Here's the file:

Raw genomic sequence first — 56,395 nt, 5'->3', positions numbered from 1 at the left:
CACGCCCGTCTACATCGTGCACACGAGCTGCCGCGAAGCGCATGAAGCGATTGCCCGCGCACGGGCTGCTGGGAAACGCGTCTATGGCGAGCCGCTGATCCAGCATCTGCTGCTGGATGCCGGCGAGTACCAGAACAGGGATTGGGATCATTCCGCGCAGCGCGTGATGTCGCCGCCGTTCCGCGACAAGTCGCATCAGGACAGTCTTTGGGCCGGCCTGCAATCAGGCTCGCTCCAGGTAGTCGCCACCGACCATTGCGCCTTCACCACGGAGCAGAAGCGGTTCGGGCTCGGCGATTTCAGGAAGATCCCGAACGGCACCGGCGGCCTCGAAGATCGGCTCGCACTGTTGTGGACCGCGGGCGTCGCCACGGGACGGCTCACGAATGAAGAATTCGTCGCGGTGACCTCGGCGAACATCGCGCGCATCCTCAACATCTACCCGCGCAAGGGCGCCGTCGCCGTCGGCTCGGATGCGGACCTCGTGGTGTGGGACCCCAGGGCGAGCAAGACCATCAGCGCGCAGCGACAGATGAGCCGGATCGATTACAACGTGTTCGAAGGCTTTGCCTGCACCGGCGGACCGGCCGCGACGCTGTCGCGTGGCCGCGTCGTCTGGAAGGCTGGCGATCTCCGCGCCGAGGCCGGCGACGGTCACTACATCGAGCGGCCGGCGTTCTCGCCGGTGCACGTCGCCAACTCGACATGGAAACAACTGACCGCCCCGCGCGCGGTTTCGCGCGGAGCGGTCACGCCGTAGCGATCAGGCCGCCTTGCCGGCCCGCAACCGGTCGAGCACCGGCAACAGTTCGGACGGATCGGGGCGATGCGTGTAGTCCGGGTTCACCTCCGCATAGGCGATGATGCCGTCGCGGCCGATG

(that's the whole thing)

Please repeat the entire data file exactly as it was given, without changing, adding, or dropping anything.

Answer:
Raw genomic sequence first — 56,395 nt, 5'->3', positions numbered from 1 at the left:
CACGCCCGTCTACATCGTGCACACGAGCTGCCGCGAAGCGCATGAAGCGATTGCCCGCGCACGGGCTGCTGGGAAACGCGTCTATGGCGAGCCGCTGATCCAGCATCTGCTGCTGGATGCCGGCGAGTACCAGAACAGGGATTGGGATCATTCCGCGCAGCGCGTGATGTCGCCGCCGTTCCGCGACAAGTCGCATCAGGACAGTCTTTGGGCCGGCCTGCAATCAGGCTCGCTCCAGGTAGTCGCCACCGACCATTGCGCCTTCACCACGGAGCAGAAGCGGTTCGGGCTCGGCGATTTCAGGAAGATCCCGAACGGCACCGGCGGCCTCGAAGATCGGCTCGCACTGTTGTGGACCGCGGGCGTCGCCACGGGACGGCTCACGAATGAAGAATTCGTCGCGGTGACCTCGGCGAACATCGCGCGCATCCTCAACATCTACCCGCGCAAGGGCGCCGTCGCCGTCGGCTCGGATGCGGACCTCGTGGTGTGGGACCCCAGGGCGAGCAAGACCATCAGCGCGCAGCGACAGATGAGCCGGATCGATTACAACGTGTTCGAAGGCTTTGCCTGCACCGGCGGACCGGCCGCGACGCTGTCGCGTGGCCGCGTCGTCTGGAAGGCTGGCGATCTCCGCGCCGAGGCCGGCGACGGTCACTACATCGAGCGGCCGGCGTTCTCGCCGGTGCACGTCGCCAACTCGACATGGAAACAACTGACCGCCCCGCGCGCGGTTTCGCGCGGAGCGGTCACGCCGTAGCGATCAGGCCGCCTTGCCGGCCCGCAACCGGTCGAGCACCGGCAACAGTTCGGACGGATCGGGGCGATGCGTGTAGTCCGGGTTCACCTCCGCATAGGCGATGATGCCGTCGCGGCCGATG